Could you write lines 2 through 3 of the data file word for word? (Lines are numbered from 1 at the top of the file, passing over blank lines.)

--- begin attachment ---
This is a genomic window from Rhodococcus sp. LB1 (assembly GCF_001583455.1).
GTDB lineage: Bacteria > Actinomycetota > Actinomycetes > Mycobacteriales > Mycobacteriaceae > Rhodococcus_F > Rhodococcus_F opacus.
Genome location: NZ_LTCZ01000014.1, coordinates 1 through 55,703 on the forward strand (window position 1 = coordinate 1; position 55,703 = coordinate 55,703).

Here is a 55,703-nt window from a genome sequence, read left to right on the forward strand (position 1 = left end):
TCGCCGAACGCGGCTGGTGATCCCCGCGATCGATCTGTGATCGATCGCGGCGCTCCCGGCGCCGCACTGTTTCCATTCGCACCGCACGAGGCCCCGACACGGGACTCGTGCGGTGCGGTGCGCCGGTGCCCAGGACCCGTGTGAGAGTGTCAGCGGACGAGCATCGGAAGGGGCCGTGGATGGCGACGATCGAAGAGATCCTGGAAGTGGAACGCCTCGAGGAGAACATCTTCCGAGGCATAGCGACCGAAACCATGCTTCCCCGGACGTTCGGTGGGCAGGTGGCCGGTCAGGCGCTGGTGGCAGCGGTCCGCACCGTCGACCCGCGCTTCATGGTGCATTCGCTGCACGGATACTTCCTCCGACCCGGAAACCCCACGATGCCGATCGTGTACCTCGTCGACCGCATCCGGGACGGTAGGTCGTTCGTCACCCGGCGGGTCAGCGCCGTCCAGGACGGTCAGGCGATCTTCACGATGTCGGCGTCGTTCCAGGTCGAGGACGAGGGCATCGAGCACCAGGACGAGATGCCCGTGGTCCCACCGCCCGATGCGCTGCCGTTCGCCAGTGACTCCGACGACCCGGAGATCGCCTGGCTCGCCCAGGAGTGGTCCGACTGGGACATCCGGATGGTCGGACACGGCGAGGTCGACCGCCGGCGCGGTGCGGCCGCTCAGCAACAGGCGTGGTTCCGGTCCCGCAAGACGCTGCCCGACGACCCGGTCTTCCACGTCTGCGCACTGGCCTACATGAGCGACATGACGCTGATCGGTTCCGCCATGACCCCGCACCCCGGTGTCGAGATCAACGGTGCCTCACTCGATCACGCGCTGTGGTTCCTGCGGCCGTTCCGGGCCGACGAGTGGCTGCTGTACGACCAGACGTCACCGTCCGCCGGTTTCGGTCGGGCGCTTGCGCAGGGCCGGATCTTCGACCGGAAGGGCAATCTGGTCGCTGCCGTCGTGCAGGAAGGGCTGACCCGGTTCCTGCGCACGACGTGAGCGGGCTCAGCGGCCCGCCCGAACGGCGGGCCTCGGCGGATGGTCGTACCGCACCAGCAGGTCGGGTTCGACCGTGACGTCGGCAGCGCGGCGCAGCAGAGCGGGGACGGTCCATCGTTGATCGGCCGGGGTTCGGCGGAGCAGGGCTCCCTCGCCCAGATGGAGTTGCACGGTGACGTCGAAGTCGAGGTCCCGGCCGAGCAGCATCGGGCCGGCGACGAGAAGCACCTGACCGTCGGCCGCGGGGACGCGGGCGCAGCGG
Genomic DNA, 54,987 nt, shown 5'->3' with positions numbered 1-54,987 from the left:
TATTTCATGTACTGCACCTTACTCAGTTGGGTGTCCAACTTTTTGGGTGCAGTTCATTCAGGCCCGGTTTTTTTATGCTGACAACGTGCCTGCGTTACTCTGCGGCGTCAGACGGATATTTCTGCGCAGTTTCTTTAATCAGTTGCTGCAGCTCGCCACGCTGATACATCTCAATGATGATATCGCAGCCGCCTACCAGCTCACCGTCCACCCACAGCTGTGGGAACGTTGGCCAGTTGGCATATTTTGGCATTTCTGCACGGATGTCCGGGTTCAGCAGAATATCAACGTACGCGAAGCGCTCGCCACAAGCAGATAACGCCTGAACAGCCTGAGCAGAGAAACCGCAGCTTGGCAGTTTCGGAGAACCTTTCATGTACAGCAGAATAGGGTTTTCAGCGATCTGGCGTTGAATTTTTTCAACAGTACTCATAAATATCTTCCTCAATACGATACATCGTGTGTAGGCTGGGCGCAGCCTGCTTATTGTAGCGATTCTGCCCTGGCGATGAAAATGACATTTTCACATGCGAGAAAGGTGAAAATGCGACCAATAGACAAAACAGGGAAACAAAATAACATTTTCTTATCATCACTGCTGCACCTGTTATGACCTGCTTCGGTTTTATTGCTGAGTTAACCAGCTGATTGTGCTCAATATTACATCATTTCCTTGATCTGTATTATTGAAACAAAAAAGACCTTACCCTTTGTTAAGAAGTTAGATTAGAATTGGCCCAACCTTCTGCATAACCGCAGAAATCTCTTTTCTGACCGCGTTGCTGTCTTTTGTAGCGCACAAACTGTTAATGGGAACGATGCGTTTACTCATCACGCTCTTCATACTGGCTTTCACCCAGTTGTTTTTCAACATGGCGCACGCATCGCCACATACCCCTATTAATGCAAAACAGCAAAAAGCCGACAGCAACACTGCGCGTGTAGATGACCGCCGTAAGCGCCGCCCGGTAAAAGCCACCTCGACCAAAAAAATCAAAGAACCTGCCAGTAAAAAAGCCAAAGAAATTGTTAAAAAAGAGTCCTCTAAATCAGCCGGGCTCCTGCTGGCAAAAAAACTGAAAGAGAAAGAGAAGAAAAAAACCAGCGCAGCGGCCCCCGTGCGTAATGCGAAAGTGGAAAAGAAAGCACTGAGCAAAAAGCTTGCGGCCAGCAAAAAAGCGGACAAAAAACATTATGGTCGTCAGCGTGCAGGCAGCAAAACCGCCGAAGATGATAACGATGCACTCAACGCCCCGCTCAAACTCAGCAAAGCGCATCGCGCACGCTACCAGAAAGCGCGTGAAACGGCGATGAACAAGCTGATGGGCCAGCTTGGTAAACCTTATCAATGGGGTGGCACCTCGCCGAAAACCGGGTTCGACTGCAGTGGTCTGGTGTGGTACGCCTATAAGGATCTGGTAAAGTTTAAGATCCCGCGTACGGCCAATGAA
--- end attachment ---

GTDB lineage: Bacteria > Actinomycetota > Actinomycetes > Mycobacteriales > Mycobacteriaceae > Rhodococcus_F > Rhodococcus_F opacus.
Genome location: NZ_LTCZ01000014.1, coordinates 1 through 55,703 on the forward strand (window position 1 = coordinate 1; position 55,703 = coordinate 55,703).